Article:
Custom Corsets: Bones, Casings & Busks
Add the custom touches that make your pieces shine. Long-time designer Linda Sparks guides you through a variety of bone casings that elevate the average corset, from hidden support to decorative embellishments.
Linda Sparks honed her corset-making at a world-class theatre. Now, she's a world-class instructor and the owner of Farthingales Corset Making Supplies, based in Ontario. She shares her 25+ years of experience at major sewing shows across the North American continent and in her book "The Basics of Corset Building."
Materials: What you Need
Lesson Plan: What you Learn
Create the custom touches you want for your corset! Designer Linda Sparks starts class with two methods for sewing invisible bone casings in the middle of a panel, so you can go beyond the seams for more structure. You'll also learn how to sew invisible bone casings at your seams, sewing curves without pins.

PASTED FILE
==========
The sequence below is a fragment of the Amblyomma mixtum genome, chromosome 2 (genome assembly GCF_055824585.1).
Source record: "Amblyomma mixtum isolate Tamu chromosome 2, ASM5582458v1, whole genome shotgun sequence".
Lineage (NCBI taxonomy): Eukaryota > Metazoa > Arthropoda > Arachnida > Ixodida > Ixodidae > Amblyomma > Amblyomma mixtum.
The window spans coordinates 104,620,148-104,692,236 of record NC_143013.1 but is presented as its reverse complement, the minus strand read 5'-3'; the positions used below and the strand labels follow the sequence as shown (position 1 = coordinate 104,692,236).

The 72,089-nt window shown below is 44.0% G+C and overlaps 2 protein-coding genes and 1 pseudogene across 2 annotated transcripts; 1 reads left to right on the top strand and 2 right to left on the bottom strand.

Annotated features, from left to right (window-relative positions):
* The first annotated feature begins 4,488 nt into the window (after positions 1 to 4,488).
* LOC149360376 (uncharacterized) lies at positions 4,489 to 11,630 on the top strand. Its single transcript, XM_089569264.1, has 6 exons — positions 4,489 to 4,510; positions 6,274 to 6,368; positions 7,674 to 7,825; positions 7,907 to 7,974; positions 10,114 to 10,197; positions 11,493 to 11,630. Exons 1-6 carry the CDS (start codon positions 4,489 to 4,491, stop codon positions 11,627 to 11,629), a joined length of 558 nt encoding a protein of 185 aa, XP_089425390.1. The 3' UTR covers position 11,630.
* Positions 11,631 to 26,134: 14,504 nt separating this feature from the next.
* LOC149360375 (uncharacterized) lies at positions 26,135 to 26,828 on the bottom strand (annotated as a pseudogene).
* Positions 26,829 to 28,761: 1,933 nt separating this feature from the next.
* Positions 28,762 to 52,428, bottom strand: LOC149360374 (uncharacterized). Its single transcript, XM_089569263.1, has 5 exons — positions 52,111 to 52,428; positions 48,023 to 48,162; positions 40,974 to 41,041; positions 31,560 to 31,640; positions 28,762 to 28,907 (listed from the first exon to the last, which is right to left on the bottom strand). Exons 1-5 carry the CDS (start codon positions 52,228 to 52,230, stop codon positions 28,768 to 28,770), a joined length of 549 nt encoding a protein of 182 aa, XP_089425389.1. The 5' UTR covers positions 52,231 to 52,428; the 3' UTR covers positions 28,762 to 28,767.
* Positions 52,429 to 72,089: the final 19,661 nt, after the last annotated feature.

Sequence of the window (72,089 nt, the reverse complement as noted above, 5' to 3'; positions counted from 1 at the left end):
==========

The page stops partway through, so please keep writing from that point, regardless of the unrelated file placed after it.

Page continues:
Ready for decorative bone casings? Bias tape can be a big help! Start by making a simple casing and move on to a casing with piping cord. Then, tackle a "faux piped" case that has the look of piping without the dimension. You'll even see how to make homemade bias strips that lead to equally eye-catching work.
Give your bones some beautiful embellishments! Linda shares a variety of techniques for incorporating decorative stitches into your bone casings. Then, finish the lesson by creating curved, cross-panel bone casings.
Not only does a busk help you put the corset on yourself, it's also a great feature to make your corset look even better! Linda teaches you how to construct a "floating busk" that hides the stitching on the front of your corset. Along the way, you'll create a placket to protect your skin from the closures.
Now direct attention away from the busk. Linda guides you step by step through altering a corset pattern to plan and create an extension that covers your busk entirely.
Get to know your bones as Linda guides you through the various sizes and materials available. Plus, find out how to cut and tip your own bones to make the most of your materials and broaden your options.